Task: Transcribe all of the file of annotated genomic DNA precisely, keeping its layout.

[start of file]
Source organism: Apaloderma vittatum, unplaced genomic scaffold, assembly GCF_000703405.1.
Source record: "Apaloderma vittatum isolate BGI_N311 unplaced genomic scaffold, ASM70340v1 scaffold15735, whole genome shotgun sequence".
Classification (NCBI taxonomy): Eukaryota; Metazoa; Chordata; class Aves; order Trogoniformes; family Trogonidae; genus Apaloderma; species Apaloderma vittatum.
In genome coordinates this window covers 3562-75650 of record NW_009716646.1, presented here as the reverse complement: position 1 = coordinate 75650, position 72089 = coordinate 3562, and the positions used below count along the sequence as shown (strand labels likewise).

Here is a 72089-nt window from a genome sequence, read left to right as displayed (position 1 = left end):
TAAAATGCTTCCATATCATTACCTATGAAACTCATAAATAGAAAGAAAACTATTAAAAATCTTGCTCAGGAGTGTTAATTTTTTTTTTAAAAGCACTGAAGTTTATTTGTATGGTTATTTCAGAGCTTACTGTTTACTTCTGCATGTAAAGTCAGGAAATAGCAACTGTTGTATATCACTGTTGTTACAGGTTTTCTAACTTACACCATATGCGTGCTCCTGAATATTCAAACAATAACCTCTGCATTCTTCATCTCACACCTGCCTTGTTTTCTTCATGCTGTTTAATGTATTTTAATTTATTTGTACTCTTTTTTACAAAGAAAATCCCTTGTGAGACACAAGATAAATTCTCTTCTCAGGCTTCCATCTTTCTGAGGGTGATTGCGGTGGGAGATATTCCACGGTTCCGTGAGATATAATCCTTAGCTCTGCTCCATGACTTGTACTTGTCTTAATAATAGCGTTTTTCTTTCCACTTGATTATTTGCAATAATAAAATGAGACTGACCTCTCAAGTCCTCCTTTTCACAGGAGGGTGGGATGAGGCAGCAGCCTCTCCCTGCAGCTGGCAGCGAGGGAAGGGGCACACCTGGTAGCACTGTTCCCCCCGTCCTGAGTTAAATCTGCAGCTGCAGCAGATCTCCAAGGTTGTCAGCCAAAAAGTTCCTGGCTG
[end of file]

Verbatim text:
Source organism: Apaloderma vittatum, unplaced genomic scaffold, assembly GCF_000703405.1.
Source record: "Apaloderma vittatum isolate BGI_N311 unplaced genomic scaffold, ASM70340v1 scaffold15735, whole genome shotgun sequence".
Classification (NCBI taxonomy): Eukaryota; Metazoa; Chordata; class Aves; order Trogoniformes; family Trogonidae; genus Apaloderma; species Apaloderma vittatum.
In genome coordinates this window covers 3562-75650 of record NW_009716646.1, presented here as the reverse complement: position 1 = coordinate 75650, position 72089 = coordinate 3562, and the positions used below count along the sequence as shown (strand labels likewise).

Here is a 72089-nt window from a genome sequence, read left to right as displayed (position 1 = left end):
TAAAATGCTTCCATATCATTACCTATGAAACTCATAAATAGAAAGAAAACTATTAAAAATCTTGCTCAGGAGTGTTAATTTTTTTTTTAAAAGCACTGAAGTTTATTTGTATGGTTATTTCAGAGCTTACTGTTTACTTCTGCATGTAAAGTCAGGAAATAGCAACTGTTGTATATCACTGTTGTTACAGGTTTTCTAACTTACACCATATGCGTGCTCCTGAATATTCAAACAATAACCTCTGCATTCTTCATCTCACACCTGCCTTGTTTTCTTCATGCTGTTTAATGTATTTTAATTTATTTGTACTCTTTTTTACAAAGAAAATCCCTTGTGAGACACAAGATAAATTCTCTTCTCAGGCTTCCATCTTTCTGAGGGTGATTGCGGTGGGAGATATTCCACGGTTCCGTGAGATATAATCCTTAGCTCTGCTCCATGACTTGTACTTGTCTTAATAATAGCGTTTTTCTTTCCACTTGATTATTTGCAATAATAAAATGAGACTGACCTCTCAAGTCCTCCTTTTCACAGGAGGGTGGGATGAGGCAGCAGCCTCTCCCTGCAGCTGGCAGCGAGGGAAGGGGCACACCTGGTAGCACTGTTCCCCCCGTCCTGAGTTAAATCTGCAGCTGCAGCAGATCTCCAAGGTTGTCAGCCAAAAAGTTCCTGGCTG